|Photos||Video & Audio||Blogs||Statistics||Archive||Shop||Mobile|
August 23, 2003
Mashrafee-bin-Murtoza: Bangladesh's cutting edge
Pakistan overcame the early loss of Taufeeq Umar to make steady but unspectacular progress towards the victory target of 217 at the National Stadium in Karachi. Yasir Hameed, the hero of the first innings, was again the scourge of the Bangladesh bowling with 68, and he was helped along by Mohammad Hafeez, whose 36 was a curious mixture of elegance, luck and poor shot selection. At the close, Pakistan were 112 for 1, just 105 runs short of rudely awakening millions of Bangladeshis from their dreams of glory.
Bangladesh had dominated till well into the afternoon, until a calamitous collapse - prompted by some accurate bowling from Shabbir Ahmed - saw them stumble from the heights of 251 for 5 to 274 all out. Habibul Bashar made a superb 108, but then threw it away, while Rajin Saleh's gritty marathon ended at 60. No one else made a contribution of note, a fact that the team may well come to rue in the dim light of evening.
They made a cautious start in the morning, though Bashar was quickly into his stride with a square-driven four off Shoaib Akhtar. He was fortunate that a thumping drive off Hafeez just eluded Yousuf Youhana's outstretched fingertips at deep midwicket. And if that wasn't good luck enough, an inside edge off Akhtar's bowling spun back just short of the stumps.
But Bangladesh's best batsman would not be denied, and a deft deflection down to short third man off Umar Gul saw him to 100, prompting sustained applause from the dressing room and the small smattering of spectators.
It was Bashar's penchant for the spectacular that undid him. Danish Kaneria, who had persisted in pitching short and wide most of the morning, finally got one in the slot. Bashar leant back and had an almighty swing, but it didn't even go as far as the average sand wedge - straight to Shabbir at cover (194 for 4). Bashar's 108 had spanned almost five hours, but the manner in which he gave it away took some of the sheen.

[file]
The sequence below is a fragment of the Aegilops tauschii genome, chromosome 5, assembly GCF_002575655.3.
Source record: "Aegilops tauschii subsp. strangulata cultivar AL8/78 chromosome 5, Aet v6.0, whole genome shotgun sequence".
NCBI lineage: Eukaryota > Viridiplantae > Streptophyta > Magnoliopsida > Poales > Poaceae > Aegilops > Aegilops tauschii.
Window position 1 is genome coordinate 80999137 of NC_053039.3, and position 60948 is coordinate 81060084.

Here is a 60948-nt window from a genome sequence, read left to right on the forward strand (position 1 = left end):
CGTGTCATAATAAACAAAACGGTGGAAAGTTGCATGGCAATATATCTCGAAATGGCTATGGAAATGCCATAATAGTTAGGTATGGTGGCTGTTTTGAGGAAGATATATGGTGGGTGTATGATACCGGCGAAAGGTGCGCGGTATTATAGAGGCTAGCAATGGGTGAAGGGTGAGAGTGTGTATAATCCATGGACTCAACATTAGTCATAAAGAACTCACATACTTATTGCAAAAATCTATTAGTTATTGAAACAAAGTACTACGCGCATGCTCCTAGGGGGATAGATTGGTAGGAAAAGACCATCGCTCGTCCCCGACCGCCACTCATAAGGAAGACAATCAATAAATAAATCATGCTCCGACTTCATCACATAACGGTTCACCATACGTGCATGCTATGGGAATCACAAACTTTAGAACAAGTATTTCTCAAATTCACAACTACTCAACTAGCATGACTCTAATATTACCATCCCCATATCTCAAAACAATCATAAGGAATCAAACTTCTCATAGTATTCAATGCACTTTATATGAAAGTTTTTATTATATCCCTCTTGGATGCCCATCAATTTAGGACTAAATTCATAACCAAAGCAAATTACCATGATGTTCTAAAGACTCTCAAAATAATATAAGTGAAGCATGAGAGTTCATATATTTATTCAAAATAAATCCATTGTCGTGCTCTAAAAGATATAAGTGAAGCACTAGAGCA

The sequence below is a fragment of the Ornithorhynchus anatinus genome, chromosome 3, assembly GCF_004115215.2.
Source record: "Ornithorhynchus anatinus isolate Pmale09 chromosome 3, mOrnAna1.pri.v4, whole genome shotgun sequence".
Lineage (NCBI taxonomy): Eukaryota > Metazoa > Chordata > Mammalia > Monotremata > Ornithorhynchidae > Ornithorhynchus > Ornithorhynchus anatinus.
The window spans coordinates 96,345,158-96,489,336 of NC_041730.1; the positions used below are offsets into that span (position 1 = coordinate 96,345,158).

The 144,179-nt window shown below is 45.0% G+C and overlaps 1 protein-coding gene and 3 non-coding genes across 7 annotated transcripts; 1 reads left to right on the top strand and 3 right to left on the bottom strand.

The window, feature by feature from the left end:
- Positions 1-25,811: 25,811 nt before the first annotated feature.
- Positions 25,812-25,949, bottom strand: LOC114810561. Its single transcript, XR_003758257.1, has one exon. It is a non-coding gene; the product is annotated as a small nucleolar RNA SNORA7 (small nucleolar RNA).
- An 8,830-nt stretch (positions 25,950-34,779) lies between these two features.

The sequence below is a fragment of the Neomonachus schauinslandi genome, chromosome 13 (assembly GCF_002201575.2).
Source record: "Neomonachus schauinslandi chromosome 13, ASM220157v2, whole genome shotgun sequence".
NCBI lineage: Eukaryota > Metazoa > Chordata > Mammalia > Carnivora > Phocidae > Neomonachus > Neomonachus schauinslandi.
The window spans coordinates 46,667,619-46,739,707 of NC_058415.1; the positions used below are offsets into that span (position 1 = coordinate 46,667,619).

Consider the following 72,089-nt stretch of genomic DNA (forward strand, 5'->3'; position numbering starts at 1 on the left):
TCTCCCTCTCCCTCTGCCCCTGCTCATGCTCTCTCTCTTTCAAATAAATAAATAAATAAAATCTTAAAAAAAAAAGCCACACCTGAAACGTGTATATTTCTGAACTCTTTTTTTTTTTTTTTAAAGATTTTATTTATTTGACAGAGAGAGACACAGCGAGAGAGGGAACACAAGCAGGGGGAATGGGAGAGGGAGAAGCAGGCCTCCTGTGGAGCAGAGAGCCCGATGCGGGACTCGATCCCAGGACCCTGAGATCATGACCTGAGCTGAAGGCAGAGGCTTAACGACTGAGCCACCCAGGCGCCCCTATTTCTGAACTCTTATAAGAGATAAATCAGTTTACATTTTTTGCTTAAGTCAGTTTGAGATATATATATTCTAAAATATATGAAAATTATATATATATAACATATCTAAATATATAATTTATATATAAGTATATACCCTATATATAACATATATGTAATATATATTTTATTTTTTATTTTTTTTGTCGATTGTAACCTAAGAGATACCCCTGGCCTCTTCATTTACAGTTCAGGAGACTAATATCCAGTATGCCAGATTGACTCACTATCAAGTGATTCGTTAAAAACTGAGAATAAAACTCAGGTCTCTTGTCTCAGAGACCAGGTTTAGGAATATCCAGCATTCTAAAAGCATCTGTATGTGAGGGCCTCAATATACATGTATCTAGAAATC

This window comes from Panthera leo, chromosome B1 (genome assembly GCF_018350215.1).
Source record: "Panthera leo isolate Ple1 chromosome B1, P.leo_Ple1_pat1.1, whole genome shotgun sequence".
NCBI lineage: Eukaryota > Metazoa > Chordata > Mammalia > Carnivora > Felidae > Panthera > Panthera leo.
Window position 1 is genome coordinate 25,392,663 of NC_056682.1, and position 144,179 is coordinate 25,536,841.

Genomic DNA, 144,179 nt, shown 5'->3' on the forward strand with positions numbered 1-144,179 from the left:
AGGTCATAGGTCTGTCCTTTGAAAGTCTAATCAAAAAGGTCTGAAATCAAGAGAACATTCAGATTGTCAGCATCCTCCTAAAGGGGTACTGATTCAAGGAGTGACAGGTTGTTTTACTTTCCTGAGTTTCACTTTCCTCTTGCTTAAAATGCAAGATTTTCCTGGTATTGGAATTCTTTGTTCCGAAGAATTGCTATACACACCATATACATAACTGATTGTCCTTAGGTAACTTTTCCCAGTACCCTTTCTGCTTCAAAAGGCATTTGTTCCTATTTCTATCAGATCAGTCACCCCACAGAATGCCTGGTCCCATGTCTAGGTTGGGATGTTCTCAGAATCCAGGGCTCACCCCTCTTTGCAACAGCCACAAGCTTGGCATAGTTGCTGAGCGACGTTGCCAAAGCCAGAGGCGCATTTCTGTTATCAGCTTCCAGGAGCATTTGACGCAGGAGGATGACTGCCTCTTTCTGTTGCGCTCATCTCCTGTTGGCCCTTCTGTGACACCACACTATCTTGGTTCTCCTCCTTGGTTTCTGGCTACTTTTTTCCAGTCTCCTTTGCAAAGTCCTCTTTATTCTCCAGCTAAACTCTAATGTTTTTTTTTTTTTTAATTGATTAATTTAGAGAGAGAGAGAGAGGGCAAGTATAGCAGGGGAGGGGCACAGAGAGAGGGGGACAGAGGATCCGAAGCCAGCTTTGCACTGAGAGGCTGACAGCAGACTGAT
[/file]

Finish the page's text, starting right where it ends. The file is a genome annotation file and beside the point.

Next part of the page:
Moments later, Kaneria sneaked a googly through Kapali's bat and pad, prompting a few anxious faces in the Bangladesh dressing room. They needn't have worried. With Saleh showing the adhesive qualities of a periwinkle on rock, and Mashud providing stolid support, Pakistan's best efforts were thwarted. Akhtar ran in and gave it his best shot, but the bowling seldom threatened a Bangladesh side that had suddenly discovered the access codes to Test match batting.
Saleh, who held the innings together, triggered the collapse. He had shown commendable resolve, concentration and courage to get past 50, eschewing any fancy strokes and putting away the loose balls with a flourish. He was undone by one in the corridor from Shabbir, which he could only edge behind to Rashid Latif (251 for 6). His innings had spanned 235 balls, and given Bangladesh a fighting chance.
What followed wasn't so encouraging. Khalid Mahmud, who could serious consider writing a book on how not to lead by example, lasted one ball, shuffling across to be trapped plumb in front by Shabbir.
Khaled Mashud had been an admirable foil for Saleh, but with wickets falling, he became acutely conscious of the need for more runs. With that aim in mind, he charged Danish Kaneria. The extra loop and turn undid him, and Latif did the rest behind the stumps (254 for 8).
Tapash Baisya slammed a four, and Mashrafe Mortaza a huge six in a last burst of defiance, but Shabbir, who finished with 5 for 48, came back to wrap things up. As in the morning, Bangladesh had squandered an advantageous position.
Tapash gave them a brief glimmer of hope when he had Umar caught at short cover by Saleh, but Hameed, who started his innings with three classy boundaries, and Hafeez slammed the door shut emphatically in an extended final session which revealed that Bangladesh are still a bowler short. It could still have been different had Mashud clung on to a edge from Hafeez's bat, off Mortaza's bowling, late in the day. It would have taught them though that there's no place in cricket for ifs and buts.
Dileep Premachandran is assistant editor of Wisden CricInfo.
In January 2005, Shane Watson made his Test debut. What does he have to show for a decade in the game?
Australia's new captain admirably turned things around for his side in Brisbane, leading in more departments than one
As ever, the West Indies board has taken the short-term view and removed supposedly troublesome players instead of recognising its own incompetence
Mohammed Shami bowls a few really good balls, but they are interspersed with far too many loose ones, an inconsistency that is unacceptable in Test cricket
Three Australia players made half-centuries on day one at the MCG; for each of them, the innings' meant different things
A look at some of cricket's most memorable strokes - and their makers
To consider banning it in the wake of Phillip Hughes' death may be knee-jerk, but to refuse to consider the pros and cons of a ban is unwise